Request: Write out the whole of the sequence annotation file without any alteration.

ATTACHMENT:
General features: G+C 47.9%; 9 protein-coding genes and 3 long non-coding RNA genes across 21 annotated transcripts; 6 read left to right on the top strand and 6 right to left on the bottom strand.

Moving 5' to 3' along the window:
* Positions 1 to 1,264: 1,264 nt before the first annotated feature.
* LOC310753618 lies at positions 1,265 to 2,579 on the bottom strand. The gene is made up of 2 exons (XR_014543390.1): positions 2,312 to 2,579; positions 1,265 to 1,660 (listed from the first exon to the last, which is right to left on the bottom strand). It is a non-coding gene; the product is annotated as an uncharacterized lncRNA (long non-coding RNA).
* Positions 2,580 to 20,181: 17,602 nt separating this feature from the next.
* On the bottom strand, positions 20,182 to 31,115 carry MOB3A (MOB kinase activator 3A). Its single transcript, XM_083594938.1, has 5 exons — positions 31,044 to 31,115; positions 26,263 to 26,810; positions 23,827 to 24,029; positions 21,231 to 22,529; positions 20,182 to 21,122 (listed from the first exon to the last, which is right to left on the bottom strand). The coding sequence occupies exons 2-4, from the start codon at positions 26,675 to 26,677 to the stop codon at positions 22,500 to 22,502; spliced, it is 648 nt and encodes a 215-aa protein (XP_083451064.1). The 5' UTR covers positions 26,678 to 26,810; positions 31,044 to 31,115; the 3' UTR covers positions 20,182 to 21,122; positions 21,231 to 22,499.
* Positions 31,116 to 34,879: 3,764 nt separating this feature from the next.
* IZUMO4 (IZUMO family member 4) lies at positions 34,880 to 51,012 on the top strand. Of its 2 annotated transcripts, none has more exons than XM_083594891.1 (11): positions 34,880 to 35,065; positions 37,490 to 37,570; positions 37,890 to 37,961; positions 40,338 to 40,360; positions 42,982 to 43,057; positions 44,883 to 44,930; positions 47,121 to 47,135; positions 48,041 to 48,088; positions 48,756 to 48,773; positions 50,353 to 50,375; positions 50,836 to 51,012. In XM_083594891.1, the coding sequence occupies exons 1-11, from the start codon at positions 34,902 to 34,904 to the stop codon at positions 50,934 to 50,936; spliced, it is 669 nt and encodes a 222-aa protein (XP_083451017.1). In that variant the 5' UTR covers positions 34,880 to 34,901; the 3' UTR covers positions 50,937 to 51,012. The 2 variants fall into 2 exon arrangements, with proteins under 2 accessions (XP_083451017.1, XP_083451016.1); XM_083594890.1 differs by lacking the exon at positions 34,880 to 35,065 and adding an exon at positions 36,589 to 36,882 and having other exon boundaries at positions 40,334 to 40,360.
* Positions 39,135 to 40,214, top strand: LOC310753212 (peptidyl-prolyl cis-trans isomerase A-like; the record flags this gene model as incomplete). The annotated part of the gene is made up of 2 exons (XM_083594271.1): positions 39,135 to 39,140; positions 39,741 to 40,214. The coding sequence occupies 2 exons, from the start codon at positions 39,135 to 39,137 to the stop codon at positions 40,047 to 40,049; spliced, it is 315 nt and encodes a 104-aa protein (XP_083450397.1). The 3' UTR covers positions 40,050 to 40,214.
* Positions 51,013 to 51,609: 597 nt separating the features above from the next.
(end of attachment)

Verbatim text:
General features: G+C 47.9%; 9 protein-coding genes and 3 long non-coding RNA genes across 21 annotated transcripts; 6 read left to right on the top strand and 6 right to left on the bottom strand.

Moving 5' to 3' along the window:
* Positions 1 to 1,264: 1,264 nt before the first annotated feature.
* LOC310753618 lies at positions 1,265 to 2,579 on the bottom strand. The gene is made up of 2 exons (XR_014543390.1): positions 2,312 to 2,579; positions 1,265 to 1,660 (listed from the first exon to the last, which is right to left on the bottom strand). It is a non-coding gene; the product is annotated as an uncharacterized lncRNA (long non-coding RNA).
* Positions 2,580 to 20,181: 17,602 nt separating this feature from the next.
* On the bottom strand, positions 20,182 to 31,115 carry MOB3A (MOB kinase activator 3A). Its single transcript, XM_083594938.1, has 5 exons — positions 31,044 to 31,115; positions 26,263 to 26,810; positions 23,827 to 24,029; positions 21,231 to 22,529; positions 20,182 to 21,122 (listed from the first exon to the last, which is right to left on the bottom strand). The coding sequence occupies exons 2-4, from the start codon at positions 26,675 to 26,677 to the stop codon at positions 22,500 to 22,502; spliced, it is 648 nt and encodes a 215-aa protein (XP_083451064.1). The 5' UTR covers positions 26,678 to 26,810; positions 31,044 to 31,115; the 3' UTR covers positions 20,182 to 21,122; positions 21,231 to 22,499.
* Positions 31,116 to 34,879: 3,764 nt separating this feature from the next.
* IZUMO4 (IZUMO family member 4) lies at positions 34,880 to 51,012 on the top strand. Of its 2 annotated transcripts, none has more exons than XM_083594891.1 (11): positions 34,880 to 35,065; positions 37,490 to 37,570; positions 37,890 to 37,961; positions 40,338 to 40,360; positions 42,982 to 43,057; positions 44,883 to 44,930; positions 47,121 to 47,135; positions 48,041 to 48,088; positions 48,756 to 48,773; positions 50,353 to 50,375; positions 50,836 to 51,012. In XM_083594891.1, the coding sequence occupies exons 1-11, from the start codon at positions 34,902 to 34,904 to the stop codon at positions 50,934 to 50,936; spliced, it is 669 nt and encodes a 222-aa protein (XP_083451017.1). In that variant the 5' UTR covers positions 34,880 to 34,901; the 3' UTR covers positions 50,937 to 51,012. The 2 variants fall into 2 exon arrangements, with proteins under 2 accessions (XP_083451017.1, XP_083451016.1); XM_083594890.1 differs by lacking the exon at positions 34,880 to 35,065 and adding an exon at positions 36,589 to 36,882 and having other exon boundaries at positions 40,334 to 40,360.
* Positions 39,135 to 40,214, top strand: LOC310753212 (peptidyl-prolyl cis-trans isomerase A-like; the record flags this gene model as incomplete). The annotated part of the gene is made up of 2 exons (XM_083594271.1): positions 39,135 to 39,140; positions 39,741 to 40,214. The coding sequence occupies 2 exons, from the start codon at positions 39,135 to 39,137 to the stop codon at positions 40,047 to 40,049; spliced, it is 315 nt and encodes a 104-aa protein (XP_083450397.1). The 3' UTR covers positions 40,050 to 40,214.
* Positions 51,013 to 51,609: 597 nt separating the features above from the next.